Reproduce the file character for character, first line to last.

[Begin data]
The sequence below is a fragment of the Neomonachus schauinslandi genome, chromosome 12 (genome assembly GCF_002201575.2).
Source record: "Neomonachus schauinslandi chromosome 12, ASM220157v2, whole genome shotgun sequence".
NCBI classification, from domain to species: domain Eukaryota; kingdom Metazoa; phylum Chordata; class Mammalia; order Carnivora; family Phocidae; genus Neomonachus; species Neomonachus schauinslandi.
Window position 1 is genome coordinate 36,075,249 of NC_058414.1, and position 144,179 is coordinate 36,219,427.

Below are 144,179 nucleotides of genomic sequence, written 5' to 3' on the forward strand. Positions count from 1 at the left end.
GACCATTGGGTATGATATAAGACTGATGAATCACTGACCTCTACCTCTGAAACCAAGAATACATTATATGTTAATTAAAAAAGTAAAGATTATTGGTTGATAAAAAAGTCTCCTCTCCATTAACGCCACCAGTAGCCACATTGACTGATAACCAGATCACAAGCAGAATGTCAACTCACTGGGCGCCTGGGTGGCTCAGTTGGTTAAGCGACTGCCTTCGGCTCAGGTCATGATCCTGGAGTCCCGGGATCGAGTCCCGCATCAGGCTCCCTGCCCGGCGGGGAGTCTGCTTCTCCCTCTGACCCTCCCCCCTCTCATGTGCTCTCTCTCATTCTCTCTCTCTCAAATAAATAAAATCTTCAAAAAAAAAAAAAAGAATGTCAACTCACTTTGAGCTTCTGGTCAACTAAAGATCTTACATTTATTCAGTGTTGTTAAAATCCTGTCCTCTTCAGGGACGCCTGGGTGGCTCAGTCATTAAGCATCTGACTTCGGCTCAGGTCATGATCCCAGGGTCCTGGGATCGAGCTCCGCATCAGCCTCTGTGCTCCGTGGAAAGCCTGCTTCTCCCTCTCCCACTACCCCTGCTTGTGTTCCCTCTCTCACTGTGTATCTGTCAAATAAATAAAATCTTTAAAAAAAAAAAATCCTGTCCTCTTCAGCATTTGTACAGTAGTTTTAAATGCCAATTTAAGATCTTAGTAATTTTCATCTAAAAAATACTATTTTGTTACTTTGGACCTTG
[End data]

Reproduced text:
The sequence below is a fragment of the Neomonachus schauinslandi genome, chromosome 12 (genome assembly GCF_002201575.2).
Source record: "Neomonachus schauinslandi chromosome 12, ASM220157v2, whole genome shotgun sequence".
NCBI classification, from domain to species: domain Eukaryota; kingdom Metazoa; phylum Chordata; class Mammalia; order Carnivora; family Phocidae; genus Neomonachus; species Neomonachus schauinslandi.
Window position 1 is genome coordinate 36,075,249 of NC_058414.1, and position 144,179 is coordinate 36,219,427.

Below are 144,179 nucleotides of genomic sequence, written 5' to 3' on the forward strand. Positions count from 1 at the left end.
GACCATTGGGTATGATATAAGACTGATGAATCACTGACCTCTACCTCTGAAACCAAGAATACATTATATGTTAATTAAAAAAGTAAAGATTATTGGTTGATAAAAAAGTCTCCTCTCCATTAACGCCACCAGTAGCCACATTGACTGATAACCAGATCACAAGCAGAATGTCAACTCACTGGGCGCCTGGGTGGCTCAGTTGGTTAAGCGACTGCCTTCGGCTCAGGTCATGATCCTGGAGTCCCGGGATCGAGTCCCGCATCAGGCTCCCTGCCCGGCGGGGAGTCTGCTTCTCCCTCTGACCCTCCCCCCTCTCATGTGCTCTCTCTCATTCTCTCTCTCTCAAATAAATAAAATCTTCAAAAAAAAAAAAAAGAATGTCAACTCACTTTGAGCTTCTGGTCAACTAAAGATCTTACATTTATTCAGTGTTGTTAAAATCCTGTCCTCTTCAGGGACGCCTGGGTGGCTCAGTCATTAAGCATCTGACTTCGGCTCAGGTCATGATCCCAGGGTCCTGGGATCGAGCTCCGCATCAGCCTCTGTGCTCCGTGGAAAGCCTGCTTCTCCCTCTCCCACTACCCCTGCTTGTGTTCCCTCTCTCACTGTGTATCTGTCAAATAAATAAAATCTTTAAAAAAAAAAAATCCTGTCCTCTTCAGCATTTGTACAGTAGTTTTAAATGCCAATTTAAGATCTTAGTAATTTTCATCTAAAAAATACTATTTTGTTACTTTGGACCTTG